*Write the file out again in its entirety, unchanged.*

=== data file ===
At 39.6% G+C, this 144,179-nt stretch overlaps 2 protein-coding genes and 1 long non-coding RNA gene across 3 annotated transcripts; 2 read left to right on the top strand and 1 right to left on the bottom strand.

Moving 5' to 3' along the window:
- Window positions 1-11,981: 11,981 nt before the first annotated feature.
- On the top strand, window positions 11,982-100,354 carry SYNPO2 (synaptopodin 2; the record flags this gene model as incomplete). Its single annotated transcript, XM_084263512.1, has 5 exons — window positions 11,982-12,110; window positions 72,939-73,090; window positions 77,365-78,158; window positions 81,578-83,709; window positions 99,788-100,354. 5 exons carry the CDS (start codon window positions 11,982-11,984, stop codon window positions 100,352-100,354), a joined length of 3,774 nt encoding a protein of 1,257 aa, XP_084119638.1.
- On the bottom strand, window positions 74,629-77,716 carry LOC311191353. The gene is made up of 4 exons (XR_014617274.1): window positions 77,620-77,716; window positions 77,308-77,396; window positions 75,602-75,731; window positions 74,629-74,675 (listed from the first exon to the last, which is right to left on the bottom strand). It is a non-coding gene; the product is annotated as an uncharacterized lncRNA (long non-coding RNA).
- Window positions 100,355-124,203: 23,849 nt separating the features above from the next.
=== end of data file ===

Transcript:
At 39.6% G+C, this 144,179-nt stretch overlaps 2 protein-coding genes and 1 long non-coding RNA gene across 3 annotated transcripts; 2 read left to right on the top strand and 1 right to left on the bottom strand.

Moving 5' to 3' along the window:
- Window positions 1-11,981: 11,981 nt before the first annotated feature.
- On the top strand, window positions 11,982-100,354 carry SYNPO2 (synaptopodin 2; the record flags this gene model as incomplete). Its single annotated transcript, XM_084263512.1, has 5 exons — window positions 11,982-12,110; window positions 72,939-73,090; window positions 77,365-78,158; window positions 81,578-83,709; window positions 99,788-100,354. 5 exons carry the CDS (start codon window positions 11,982-11,984, stop codon window positions 100,352-100,354), a joined length of 3,774 nt encoding a protein of 1,257 aa, XP_084119638.1.
- On the bottom strand, window positions 74,629-77,716 carry LOC311191353. The gene is made up of 4 exons (XR_014617274.1): window positions 77,620-77,716; window positions 77,308-77,396; window positions 75,602-75,731; window positions 74,629-74,675 (listed from the first exon to the last, which is right to left on the bottom strand). It is a non-coding gene; the product is annotated as an uncharacterized lncRNA (long non-coding RNA).
- Window positions 100,355-124,203: 23,849 nt separating the features above from the next.